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Analysis Of The Book ' Halfbreed ' By Maria Campbell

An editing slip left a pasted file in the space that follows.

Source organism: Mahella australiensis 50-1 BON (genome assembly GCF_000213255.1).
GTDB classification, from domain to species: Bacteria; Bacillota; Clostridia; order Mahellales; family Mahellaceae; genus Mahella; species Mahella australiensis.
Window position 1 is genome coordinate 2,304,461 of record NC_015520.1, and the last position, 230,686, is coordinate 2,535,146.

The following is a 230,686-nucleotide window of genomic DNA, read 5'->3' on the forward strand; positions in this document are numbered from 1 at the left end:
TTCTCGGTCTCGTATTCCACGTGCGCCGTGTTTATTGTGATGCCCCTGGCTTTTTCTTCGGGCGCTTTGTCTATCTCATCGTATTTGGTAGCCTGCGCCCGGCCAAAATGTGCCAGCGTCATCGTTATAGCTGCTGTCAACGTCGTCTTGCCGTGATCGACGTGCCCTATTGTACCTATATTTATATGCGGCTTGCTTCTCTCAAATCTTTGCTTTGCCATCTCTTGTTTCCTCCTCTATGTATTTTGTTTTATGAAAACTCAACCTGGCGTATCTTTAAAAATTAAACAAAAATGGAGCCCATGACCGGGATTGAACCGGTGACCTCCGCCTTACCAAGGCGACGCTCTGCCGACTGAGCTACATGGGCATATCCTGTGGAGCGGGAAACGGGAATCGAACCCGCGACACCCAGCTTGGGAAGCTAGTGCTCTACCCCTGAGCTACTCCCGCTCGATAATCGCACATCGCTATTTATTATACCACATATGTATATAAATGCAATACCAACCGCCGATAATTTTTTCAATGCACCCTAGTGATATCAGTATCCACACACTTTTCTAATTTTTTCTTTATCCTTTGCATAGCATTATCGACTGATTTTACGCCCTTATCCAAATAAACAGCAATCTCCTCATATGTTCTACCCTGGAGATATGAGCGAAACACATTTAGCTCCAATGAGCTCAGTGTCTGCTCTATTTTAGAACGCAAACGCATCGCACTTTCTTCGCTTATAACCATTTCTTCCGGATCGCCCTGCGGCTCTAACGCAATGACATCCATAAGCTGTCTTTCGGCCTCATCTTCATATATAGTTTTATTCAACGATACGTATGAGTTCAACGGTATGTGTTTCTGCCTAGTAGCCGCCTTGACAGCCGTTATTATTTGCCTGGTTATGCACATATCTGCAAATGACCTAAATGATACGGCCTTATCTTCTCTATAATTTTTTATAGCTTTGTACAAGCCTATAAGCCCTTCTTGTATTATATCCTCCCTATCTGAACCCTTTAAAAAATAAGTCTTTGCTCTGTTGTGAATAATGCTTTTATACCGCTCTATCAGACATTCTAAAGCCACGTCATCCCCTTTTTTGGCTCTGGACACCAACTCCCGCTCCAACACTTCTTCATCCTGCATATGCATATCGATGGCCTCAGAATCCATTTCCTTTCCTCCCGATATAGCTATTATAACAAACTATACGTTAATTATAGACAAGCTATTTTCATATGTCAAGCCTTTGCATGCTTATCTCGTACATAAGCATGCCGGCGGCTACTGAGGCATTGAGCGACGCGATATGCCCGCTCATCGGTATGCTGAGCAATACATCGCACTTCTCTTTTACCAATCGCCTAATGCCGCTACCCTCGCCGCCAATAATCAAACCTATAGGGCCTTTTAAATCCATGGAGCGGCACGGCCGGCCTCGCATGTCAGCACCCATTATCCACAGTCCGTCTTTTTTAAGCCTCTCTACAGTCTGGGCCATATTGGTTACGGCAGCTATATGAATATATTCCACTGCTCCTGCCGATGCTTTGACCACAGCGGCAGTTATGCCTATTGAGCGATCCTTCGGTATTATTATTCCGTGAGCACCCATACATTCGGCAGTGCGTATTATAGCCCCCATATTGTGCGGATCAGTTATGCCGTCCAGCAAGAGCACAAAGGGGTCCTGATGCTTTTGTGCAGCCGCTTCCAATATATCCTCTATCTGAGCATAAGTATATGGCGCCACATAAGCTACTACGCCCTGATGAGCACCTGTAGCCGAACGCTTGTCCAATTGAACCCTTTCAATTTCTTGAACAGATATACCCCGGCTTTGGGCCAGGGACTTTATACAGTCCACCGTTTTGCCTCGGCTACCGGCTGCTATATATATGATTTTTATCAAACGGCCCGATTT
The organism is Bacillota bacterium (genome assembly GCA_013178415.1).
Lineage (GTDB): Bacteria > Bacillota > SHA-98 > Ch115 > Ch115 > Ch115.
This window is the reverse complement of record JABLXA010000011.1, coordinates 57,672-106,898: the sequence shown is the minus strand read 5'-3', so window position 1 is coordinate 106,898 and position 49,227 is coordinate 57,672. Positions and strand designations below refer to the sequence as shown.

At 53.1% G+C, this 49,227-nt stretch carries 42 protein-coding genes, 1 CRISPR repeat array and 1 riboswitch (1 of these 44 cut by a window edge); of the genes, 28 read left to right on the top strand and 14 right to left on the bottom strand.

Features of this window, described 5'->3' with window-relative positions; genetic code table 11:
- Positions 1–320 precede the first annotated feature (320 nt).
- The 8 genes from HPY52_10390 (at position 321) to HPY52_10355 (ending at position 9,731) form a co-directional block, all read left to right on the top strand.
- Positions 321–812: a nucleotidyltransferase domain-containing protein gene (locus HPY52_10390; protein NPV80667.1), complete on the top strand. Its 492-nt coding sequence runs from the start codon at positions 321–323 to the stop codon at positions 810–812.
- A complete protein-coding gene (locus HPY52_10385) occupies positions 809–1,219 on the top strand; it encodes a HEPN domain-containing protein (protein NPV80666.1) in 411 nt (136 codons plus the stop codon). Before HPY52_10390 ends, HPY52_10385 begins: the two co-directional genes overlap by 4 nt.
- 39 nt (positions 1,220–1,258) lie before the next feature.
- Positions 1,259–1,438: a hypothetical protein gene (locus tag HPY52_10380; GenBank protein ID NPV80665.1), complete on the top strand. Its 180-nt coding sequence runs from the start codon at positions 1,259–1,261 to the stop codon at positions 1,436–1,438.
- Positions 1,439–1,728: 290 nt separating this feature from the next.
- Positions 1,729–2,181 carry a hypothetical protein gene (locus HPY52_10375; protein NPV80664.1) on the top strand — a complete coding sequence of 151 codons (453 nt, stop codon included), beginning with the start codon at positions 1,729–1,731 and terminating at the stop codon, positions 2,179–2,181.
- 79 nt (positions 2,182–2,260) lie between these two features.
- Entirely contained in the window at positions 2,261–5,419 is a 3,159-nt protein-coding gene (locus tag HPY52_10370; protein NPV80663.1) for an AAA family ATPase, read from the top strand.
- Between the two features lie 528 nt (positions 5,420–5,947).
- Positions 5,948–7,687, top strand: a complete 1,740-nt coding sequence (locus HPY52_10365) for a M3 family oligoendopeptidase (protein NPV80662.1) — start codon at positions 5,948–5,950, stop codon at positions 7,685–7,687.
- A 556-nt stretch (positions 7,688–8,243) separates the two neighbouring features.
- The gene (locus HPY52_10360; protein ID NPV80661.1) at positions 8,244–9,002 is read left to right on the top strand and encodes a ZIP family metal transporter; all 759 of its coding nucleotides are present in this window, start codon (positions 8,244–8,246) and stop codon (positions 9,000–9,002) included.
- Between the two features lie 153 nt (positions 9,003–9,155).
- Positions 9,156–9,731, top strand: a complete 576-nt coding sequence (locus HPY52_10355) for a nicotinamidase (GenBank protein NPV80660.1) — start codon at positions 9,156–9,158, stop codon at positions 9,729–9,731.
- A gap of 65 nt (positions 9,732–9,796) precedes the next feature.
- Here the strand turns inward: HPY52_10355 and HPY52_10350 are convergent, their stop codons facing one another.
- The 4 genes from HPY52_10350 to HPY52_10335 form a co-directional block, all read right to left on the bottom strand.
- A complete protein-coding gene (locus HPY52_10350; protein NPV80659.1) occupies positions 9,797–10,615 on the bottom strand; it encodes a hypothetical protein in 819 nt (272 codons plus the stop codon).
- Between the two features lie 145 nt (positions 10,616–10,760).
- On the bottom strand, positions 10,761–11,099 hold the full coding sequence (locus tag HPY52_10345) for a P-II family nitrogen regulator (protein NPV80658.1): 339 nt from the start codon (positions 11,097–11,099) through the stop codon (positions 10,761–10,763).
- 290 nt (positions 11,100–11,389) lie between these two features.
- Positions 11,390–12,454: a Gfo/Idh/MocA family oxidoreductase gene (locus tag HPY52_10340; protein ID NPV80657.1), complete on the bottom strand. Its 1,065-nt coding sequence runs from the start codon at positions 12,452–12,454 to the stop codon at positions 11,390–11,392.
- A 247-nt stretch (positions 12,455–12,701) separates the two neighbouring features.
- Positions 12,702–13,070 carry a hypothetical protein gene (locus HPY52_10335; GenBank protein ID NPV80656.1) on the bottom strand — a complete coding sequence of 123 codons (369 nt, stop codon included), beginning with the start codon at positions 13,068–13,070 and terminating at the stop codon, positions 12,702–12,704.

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Summary Maria Campbell’s autobiography Halfbreed is a moving story about a young Native girl’s battle to survive, in coming to terms with the past and in discovering a way to build a brighter future in an atmosphere of social abuse and viciousness. Campbell is the oldest daughter of seven children, and was born in northern Saskatchewan. Within the book, she points out the differences between the Native people and the whites, as well as those of status Indians with non-status Native people. Both whites and full-blooded Native people rejected her due to her designation as a non-status Native, otherwise known as Metis. Filled with a strong feeling of resentment and anger, Campbell’s search for self-identity and her struggle to overcome the poverty, discrimination, and cruelty experienced by Metis individuals are described within the novel. When Campbell was twelve, her mother passed away. As a young girl, she was forced to give up school and take on the role of the mother to her younger siblings. At fifteen years old, Campbell felt obligated to marry in order to prevent her younger brothers and sisters from being taken away from her and her father. Unfortunately, her diligent work and good intentions did not keep her family together. Her spouse, a white, abusive alcoholic, reported her to the welfare authorities, and her siblings were taken away and placed in foster homes. Her husband chose to take his family to Vancouver, where he abandoned her and their newly born child.
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